Apr 28 2016

27mins

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Case #31: The Batman

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He's clearly a man with a mission, but it's not one of vengeance. Bruce is not after personal revenge ... He's much bigger than that; he's much more noble than that. He wants the world to be a better place, where a young Bruce Wayne would not be a victim ... In a way, he's out to make himself unnecessary. Batman is a hero who wishes he didn't have to exist.”

-Frank Miller

In 1939 detectives and vigilantes rules the popular literary landscape. They were hard men who handed out justice at the end of a gun. Even the heroes that appeared in pulps, the early Super Heroes, such as the Shadow and the Spider, handed out death sentences with regularity, and whenever justice didn't come from them, it usually came in another fatal form, and no one seemed really broken up over it.

But suddenly comics and comic books were picking up steam with the public, serving as moral compasses for the kids of America, and that brand of quick justice would no longer do.

Names like Doctor Occult, the Clock, Superman, and the Crimson Avenger were on the scene, and to tell the truth, the transition from pulp sensibilities to comic books was rough. Heroes still wailed on the bad guys with little regards for health or civil rights, and even Superman was not above sending a guy to the hospital.

You know....if society needed that to happen.

In truth even Batman carried around a gun in the early days, but that went away quickly. Comics had a wider audience than the pulps, and Bob Kane and Bill Finger had a job to do.

That job wasn't to protect children. It was to sell comics to kids and approving parents.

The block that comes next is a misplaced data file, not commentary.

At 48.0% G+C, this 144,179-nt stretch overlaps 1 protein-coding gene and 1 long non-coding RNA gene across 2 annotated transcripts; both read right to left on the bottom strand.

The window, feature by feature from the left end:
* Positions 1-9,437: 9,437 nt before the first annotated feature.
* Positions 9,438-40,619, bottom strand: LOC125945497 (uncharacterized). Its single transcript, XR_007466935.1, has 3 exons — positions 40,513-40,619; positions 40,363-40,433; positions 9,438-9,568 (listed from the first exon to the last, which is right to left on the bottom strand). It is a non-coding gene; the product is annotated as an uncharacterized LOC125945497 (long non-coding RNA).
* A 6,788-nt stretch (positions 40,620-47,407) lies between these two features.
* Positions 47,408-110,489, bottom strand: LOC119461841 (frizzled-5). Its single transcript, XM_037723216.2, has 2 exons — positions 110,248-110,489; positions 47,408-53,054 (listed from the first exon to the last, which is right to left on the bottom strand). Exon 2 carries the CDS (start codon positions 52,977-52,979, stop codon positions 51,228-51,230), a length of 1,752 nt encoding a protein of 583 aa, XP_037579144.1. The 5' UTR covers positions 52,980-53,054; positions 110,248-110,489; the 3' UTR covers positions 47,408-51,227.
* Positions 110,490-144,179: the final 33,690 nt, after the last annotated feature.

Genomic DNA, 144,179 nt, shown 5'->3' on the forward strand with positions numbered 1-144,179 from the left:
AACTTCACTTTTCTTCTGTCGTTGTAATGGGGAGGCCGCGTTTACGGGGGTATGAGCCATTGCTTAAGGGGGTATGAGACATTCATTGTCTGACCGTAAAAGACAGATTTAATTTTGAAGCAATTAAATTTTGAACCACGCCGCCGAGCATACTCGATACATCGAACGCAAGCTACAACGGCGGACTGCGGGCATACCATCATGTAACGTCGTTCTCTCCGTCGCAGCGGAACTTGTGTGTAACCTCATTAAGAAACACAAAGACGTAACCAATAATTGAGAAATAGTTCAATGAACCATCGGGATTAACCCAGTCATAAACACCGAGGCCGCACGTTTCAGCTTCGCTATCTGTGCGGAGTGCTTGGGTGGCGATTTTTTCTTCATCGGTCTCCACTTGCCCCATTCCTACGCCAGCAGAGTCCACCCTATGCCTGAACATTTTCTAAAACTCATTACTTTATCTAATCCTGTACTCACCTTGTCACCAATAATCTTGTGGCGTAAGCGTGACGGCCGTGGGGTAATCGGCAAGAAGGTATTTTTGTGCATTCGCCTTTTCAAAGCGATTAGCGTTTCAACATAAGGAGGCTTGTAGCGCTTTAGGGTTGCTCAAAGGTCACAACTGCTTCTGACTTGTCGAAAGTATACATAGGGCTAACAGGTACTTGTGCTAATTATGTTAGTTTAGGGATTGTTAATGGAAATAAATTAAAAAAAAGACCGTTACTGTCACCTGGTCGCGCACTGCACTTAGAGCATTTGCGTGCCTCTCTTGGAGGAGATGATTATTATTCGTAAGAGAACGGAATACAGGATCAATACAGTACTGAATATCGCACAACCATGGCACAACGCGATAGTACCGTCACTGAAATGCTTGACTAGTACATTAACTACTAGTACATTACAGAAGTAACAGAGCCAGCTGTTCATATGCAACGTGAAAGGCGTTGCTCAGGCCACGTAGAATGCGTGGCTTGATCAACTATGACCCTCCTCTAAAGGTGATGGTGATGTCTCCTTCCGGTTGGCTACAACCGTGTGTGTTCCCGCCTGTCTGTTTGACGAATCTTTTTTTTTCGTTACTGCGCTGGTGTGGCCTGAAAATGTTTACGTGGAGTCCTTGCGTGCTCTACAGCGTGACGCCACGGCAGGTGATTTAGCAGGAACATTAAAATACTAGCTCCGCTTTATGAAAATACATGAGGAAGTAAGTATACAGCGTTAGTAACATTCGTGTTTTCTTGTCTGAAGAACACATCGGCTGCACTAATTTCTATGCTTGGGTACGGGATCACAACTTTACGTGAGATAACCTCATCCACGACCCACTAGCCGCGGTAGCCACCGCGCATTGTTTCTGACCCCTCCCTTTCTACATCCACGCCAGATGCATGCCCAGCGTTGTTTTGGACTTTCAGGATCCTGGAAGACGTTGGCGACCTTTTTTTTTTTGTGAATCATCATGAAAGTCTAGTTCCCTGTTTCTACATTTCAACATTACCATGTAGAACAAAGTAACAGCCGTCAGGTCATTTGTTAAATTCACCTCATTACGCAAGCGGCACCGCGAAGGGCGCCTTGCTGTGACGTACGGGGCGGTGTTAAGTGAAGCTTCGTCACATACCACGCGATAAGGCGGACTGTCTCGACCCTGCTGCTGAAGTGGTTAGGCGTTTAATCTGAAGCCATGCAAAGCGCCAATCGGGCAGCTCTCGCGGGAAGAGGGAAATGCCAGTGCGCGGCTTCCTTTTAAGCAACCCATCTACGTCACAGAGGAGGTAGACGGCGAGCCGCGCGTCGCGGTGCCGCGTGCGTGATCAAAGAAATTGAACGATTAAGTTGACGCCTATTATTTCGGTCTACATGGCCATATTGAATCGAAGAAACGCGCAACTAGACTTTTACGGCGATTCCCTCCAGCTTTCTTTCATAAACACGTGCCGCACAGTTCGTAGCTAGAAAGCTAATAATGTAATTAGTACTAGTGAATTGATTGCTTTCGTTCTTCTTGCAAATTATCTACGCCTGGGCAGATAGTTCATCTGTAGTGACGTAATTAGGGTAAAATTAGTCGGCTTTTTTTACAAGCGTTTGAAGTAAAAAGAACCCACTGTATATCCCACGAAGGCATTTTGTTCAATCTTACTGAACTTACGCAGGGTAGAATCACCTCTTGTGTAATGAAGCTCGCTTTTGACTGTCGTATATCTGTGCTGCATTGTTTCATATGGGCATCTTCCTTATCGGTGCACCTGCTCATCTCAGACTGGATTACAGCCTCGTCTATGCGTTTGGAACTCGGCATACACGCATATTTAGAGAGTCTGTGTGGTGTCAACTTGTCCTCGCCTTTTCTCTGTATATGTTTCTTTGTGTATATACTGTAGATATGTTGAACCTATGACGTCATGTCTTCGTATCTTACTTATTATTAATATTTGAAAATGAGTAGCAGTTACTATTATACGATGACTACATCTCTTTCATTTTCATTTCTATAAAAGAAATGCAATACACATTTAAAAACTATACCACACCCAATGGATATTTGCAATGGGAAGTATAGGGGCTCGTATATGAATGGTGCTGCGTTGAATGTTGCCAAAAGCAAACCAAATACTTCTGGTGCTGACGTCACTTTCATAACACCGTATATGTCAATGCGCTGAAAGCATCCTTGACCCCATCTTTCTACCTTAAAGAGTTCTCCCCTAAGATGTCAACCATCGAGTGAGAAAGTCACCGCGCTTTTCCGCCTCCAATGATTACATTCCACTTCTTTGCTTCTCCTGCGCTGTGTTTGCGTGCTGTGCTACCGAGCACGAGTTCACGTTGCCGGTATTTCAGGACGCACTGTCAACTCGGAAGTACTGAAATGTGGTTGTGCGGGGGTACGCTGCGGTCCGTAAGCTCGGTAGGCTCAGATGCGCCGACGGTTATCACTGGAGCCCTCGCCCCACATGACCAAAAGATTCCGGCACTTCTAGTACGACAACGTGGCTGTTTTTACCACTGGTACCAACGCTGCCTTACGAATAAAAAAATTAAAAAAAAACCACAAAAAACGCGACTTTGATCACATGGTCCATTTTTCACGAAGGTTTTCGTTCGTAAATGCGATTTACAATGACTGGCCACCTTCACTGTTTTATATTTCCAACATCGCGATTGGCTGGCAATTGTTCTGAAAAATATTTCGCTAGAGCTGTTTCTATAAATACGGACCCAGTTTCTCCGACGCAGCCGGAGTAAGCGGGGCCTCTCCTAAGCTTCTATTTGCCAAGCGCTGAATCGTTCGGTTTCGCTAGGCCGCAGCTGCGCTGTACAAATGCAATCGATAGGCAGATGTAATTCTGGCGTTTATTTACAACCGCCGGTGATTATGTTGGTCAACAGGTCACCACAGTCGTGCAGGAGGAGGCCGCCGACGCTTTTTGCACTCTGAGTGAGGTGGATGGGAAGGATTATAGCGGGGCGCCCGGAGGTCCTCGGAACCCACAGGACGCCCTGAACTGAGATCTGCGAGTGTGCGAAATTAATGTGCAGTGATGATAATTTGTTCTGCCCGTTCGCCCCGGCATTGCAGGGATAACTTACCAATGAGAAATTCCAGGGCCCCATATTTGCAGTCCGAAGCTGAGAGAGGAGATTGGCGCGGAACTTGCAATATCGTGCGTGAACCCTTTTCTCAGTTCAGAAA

Jun 17 2017

21mins

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Case #009: Dame Agatha Christie

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Agatha Christie was the bestselling author of all time, and living in the days of Stephen King and J.K. Rowling, that means something. In literature, it goes the bible, Shakespeare, and Christie.

In short, she is what legends in mystery writing aspire to be.

But it wasn’t always like that for her.

When you look at Agatha Christie’s story, is helps to know something about her mother, Clara Boehmer. Clara was the only daughter of a military man and an Englishwoman. She older brothers, one of which died very young, but they had left home to join the armed forces or to make their own way in the world.

But Clara was the youngest and she stayed behind at the family’s home in Belfast, Ireland. At least as long as she could.

Clara was still very young when her father, a captain, died in a riding accident. Her mother scraped by on a meager income and could barely support herself, let alone her daughter. So in her daughter’s best interests, she sent her to live with her aunt in West Sussex. Clara’s aunt had married a wealthy American, so the move not only kept young Clara from poverty, but it opened up a whole new world for her.

The couple introduced Clara to society, as well as to a young American stockbroker who had originally come to Europe to finish his education.

Frederick Aluah Miller was raised in the upper class of American culture, and he seemed born to be a man people trusted with their money. He was friendly, personable, attractive, and right from the start, young Clara seemed quite smitten.

They were married in April of 1878 and lived in Torquay, an English seaside village.

The couple’s first child, Margaret Frary Miller, was born a year after they were married, followed by their son, Louis Montant Miller, or “Monty,” a year later. They settled into the seaside village and brought a villa they called “Ashfield.” The couple settled in and Clara spent the next decade raising her children there.

Then came the “mystery” of Agatha Christie.

Feb 10 2016

23mins

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Case #23: The Real Inspiration for Professor Moriarty